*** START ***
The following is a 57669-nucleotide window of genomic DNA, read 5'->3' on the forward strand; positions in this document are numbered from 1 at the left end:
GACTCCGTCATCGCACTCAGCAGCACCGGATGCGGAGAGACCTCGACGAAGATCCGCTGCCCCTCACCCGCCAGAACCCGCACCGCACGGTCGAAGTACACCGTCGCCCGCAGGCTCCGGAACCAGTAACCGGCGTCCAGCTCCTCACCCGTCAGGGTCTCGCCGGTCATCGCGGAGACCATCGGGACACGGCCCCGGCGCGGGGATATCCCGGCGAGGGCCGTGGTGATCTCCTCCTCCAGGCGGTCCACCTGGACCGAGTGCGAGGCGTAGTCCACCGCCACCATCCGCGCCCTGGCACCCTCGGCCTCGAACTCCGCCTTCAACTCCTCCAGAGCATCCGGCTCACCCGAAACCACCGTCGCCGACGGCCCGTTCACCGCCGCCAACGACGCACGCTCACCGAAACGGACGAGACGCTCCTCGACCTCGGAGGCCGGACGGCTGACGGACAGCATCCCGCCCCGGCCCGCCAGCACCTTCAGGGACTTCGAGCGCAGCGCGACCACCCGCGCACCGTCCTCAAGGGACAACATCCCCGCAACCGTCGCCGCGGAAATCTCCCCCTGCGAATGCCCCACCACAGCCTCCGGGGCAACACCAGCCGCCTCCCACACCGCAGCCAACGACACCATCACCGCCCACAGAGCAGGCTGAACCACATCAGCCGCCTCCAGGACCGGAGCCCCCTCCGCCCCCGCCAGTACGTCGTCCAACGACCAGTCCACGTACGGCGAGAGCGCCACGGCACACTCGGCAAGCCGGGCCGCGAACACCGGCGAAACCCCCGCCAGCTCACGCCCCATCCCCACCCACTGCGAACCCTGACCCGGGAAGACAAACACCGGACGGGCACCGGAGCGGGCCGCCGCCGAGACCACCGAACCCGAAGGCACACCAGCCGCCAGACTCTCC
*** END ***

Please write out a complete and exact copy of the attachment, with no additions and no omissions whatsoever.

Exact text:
The following is a 57669-nucleotide window of genomic DNA, read 5'->3' on the forward strand; positions in this document are numbered from 1 at the left end:
GACTCCGTCATCGCACTCAGCAGCACCGGATGCGGAGAGACCTCGACGAAGATCCGCTGCCCCTCACCCGCCAGAACCCGCACCGCACGGTCGAAGTACACCGTCGCCCGCAGGCTCCGGAACCAGTAACCGGCGTCCAGCTCCTCACCCGTCAGGGTCTCGCCGGTCATCGCGGAGACCATCGGGACACGGCCCCGGCGCGGGGATATCCCGGCGAGGGCCGTGGTGATCTCCTCCTCCAGGCGGTCCACCTGGACCGAGTGCGAGGCGTAGTCCACCGCCACCATCCGCGCCCTGGCACCCTCGGCCTCGAACTCCGCCTTCAACTCCTCCAGAGCATCCGGCTCACCCGAAACCACCGTCGCCGACGGCCCGTTCACCGCCGCCAACGACGCACGCTCACCGAAACGGACGAGACGCTCCTCGACCTCGGAGGCCGGACGGCTGACGGACAGCATCCCGCCCCGGCCCGCCAGCACCTTCAGGGACTTCGAGCGCAGCGCGACCACCCGCGCACCGTCCTCAAGGGACAACATCCCCGCAACCGTCGCCGCGGAAATCTCCCCCTGCGAATGCCCCACCACAGCCTCCGGGGCAACACCAGCCGCCTCCCACACCGCAGCCAACGACACCATCACCGCCCACAGAGCAGGCTGAACCACATCAGCCGCCTCCAGGACCGGAGCCCCCTCCGCCCCCGCCAGTACGTCGTCCAACGACCAGTCCACGTACGGCGAGAGCGCCACGGCACACTCGGCAAGCCGGGCCGCGAACACCGGCGAAACCCCCGCCAGCTCACGCCCCATCCCCACCCACTGCGAACCCTGACCCGGGAAGACAAACACCGGACGGGCACCGGAGCGGGCCGCCGCCGAGACCACCGAACCCGAAGGCACACCAGCCGCCAGACTCTCC